In the following we briefly analyze and compare voice of the different races of Mountain Elaenia (Elaenia frantzii). We also try to quantify the extent of any vocal differences using the criteria proposed by Tobias et al. (2010), as a support for taxonomic review. We have made use of sound recordings available on-line from Xeno Canto (XC) and Macaulay Library (ML).
Members of the genus Elaenia have a dawn song and several day-time 'calls'. Dawn song is usually the most complex vocalization, often quite rhythmic, and very constant over the entire range of the species (a true suboscine!). Unlike some other Tyrant-flycatchers (e.g. Zimmerius genus), every species has a very characteristic dawn-song, which thus is an excellent indicator for taxonomic decisions. It is only in recent years that gradually with increasing knowledge more dawn songs of Tyrant flycatchers have been gathered. Obviously, the issue is that birds sing in near-darkness, and identification of the 'singing silhouette' is problematic, while singing may be limited to a short period in the year.
Dawn song of Central American birds is quite different from South-American birds:
Central American group (only dawn song of frantzii available, n=6): Dawn song is a repeated phrase "cheeh-rr-eéh...chee-rr-eéh...chee-rr-eéh...". This simple phrase consists of an overslurred whistle followed by a rising burry part and a higher-pitched second overslurred note, all three notes interconnected without clear pause. As last note is higher-pitched, it sounds to the ear as if emphasis is on the last note.
min freq 2800-3200Hz
max freq 4100-5000Hz
freq range 1300-1800Hz
min freq 3700-4800Hz
max freq 5400-6200Hz
freq range 1300-1700Hz
total length 0.24-0.26s
South American group (pudica and browni, n=11): Dawn song is a combination of two phrase types. Phrase A "whéerr-heeh" consists of an overslurred note (sharp upside-down V-shape, with a burry descending leg) followed by a well-separated underslurred V-shaped note, both notes covering about the same frequency range (on a sonogram very different from previous group). Also, sounds to the ear as if first note is emphasized, unlike previous group. Phrase B is identical to phrase A but with the addition of a gurgling ending rattle "whéerr-heeh-brrrr". Phrases are typically uttered intermittently AABAABAAAB.. etc., occasionally only AAAA... or BBBB... (unlike in Central American birds, which seems to have only one single phrase A)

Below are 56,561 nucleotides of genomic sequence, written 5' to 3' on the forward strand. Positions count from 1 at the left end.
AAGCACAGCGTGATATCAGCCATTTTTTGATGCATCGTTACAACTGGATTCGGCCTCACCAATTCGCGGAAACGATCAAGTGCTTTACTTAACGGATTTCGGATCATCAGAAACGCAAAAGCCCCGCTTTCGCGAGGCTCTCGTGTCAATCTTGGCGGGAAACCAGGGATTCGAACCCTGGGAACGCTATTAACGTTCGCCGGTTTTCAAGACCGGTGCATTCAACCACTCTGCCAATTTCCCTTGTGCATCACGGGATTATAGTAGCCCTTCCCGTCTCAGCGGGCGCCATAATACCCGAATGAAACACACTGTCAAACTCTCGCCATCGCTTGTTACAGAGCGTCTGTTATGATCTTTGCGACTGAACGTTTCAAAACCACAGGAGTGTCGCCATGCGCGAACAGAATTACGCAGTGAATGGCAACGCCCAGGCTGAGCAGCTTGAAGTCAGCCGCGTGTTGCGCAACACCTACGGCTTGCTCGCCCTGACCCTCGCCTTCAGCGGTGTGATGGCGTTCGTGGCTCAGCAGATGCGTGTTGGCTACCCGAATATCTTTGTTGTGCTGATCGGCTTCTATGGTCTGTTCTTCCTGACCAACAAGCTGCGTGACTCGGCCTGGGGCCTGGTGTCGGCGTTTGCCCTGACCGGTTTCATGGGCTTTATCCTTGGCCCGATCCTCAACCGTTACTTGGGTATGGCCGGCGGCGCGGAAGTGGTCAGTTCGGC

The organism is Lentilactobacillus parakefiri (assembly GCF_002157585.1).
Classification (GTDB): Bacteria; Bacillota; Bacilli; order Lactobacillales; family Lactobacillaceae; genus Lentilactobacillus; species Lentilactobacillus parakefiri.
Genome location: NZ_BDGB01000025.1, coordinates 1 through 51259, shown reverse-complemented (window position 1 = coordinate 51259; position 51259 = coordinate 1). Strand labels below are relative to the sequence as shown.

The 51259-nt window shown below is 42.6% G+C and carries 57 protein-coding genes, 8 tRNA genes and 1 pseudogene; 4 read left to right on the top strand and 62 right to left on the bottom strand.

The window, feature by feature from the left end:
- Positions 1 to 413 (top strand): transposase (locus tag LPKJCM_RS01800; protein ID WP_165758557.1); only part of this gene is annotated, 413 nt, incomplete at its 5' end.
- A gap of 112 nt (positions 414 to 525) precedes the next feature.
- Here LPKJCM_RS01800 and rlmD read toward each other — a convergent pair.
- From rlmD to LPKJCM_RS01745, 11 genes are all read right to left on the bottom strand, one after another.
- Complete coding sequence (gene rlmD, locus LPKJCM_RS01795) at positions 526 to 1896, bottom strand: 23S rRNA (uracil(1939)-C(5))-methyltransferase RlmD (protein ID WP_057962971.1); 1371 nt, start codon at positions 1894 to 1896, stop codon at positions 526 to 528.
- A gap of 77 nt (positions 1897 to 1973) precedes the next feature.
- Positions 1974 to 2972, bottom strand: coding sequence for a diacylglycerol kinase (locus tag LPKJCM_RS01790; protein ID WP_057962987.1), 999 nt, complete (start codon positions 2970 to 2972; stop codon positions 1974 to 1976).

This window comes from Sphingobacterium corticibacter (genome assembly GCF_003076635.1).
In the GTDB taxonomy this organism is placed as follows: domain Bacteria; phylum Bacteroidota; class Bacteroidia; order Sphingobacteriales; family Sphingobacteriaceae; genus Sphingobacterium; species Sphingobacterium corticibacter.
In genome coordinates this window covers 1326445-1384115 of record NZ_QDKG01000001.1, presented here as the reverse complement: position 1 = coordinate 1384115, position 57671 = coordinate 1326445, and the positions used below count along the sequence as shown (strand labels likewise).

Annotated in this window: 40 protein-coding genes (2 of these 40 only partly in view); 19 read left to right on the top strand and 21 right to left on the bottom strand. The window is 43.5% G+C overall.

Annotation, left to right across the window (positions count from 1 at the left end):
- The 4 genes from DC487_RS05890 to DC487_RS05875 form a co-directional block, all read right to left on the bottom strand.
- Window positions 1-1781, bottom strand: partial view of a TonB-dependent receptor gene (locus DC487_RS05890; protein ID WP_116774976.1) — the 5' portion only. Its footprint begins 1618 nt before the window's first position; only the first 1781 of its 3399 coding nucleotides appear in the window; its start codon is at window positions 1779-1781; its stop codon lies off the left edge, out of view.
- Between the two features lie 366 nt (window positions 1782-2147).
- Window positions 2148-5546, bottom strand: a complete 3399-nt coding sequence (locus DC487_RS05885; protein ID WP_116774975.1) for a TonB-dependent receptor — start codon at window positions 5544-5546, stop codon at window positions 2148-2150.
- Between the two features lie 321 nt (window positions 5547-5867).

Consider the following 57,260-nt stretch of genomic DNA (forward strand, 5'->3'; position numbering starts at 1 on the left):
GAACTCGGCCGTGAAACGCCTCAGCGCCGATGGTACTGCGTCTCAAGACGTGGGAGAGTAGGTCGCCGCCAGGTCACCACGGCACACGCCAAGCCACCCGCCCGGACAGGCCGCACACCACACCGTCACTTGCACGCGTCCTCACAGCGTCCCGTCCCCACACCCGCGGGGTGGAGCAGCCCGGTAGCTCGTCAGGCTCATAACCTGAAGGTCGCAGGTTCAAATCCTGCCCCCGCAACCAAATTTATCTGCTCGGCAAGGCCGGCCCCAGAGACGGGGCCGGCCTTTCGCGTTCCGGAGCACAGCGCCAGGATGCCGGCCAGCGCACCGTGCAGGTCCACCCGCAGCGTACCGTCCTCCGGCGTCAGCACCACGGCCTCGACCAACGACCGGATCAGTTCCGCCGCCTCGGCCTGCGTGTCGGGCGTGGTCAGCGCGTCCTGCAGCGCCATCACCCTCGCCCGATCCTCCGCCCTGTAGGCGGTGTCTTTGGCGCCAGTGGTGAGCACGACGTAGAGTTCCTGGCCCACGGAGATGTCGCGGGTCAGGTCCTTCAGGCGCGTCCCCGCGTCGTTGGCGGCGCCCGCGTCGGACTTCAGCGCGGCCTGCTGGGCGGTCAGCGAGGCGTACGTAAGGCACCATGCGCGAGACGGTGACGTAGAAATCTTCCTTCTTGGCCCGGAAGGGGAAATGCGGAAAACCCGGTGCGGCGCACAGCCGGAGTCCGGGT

min freq 2200-2700Hz
max freq 5300-6200Hz
freq range 3000-4000Hz
min freq 2450-3000Hz
max freq 5600-6300Hz
freq range 2700-3800Hz
total length 0.26-0.30s
ending gurgling part
min freq 400-700Hz
max freq 5000-6000Hz
# of notes 4-5
Dawn song recordings of both groups are about identical within each group, and very different between both groups, and thus, assignment to one of the 2 groups on a sonogram is straightforward. This can be quantified by e.g. pointing out that Central American group has a first note which is shorter (score 3) with a much smaller frequency range (score 3-4), a second note which is higher-pitched (score 3) with a similar smaller frequency range (score 3-4) and a total length which is slightly smaller. Central American group has only one phrase, while South-American group has 2 distinct phrases (score 3), the second phrase ending in a gurgling rattle with min. frequencies far lower than any frequency in Central American group (score 3-4).
Call notes seem to differ much less. One call type seems to be more drawn-out with flatter frequency slope in South-American groups, although there may be some overlap. A more in depth analysis would be needed to establish any diagnostic differences.
Based on the very different dawn song (much more so than what appears to the human ear, due to the fast rendition of the phrase), by applying Tobias criteria, a total vocal score of about 6 can be given.
This note was finalized on 10th August 2015, using sound recordings available on-line at that moment. We would like to thank in particular the sound recordists who placed their recordings of dawns ong for this species on XC and ML: Peter Boesman, Jerome Fischer, Niels Krabbe, Dan Lane, Bernabe Lopez-Lanus, Curtis Marantz, Linda Macaulay, Alexandre Renaudier, David Ross and Paul Schwartz.
Tobias, J.A., Seddon, N., Spottiswoode, C.N., Pilgrim, J.D., Fishpool, L.D.C. & Collar, N.J. (2010). Quantitative criteria for species delimitation. Ibis 152(4): 724–746.
More Information: on134_mountain_elaenia.pdf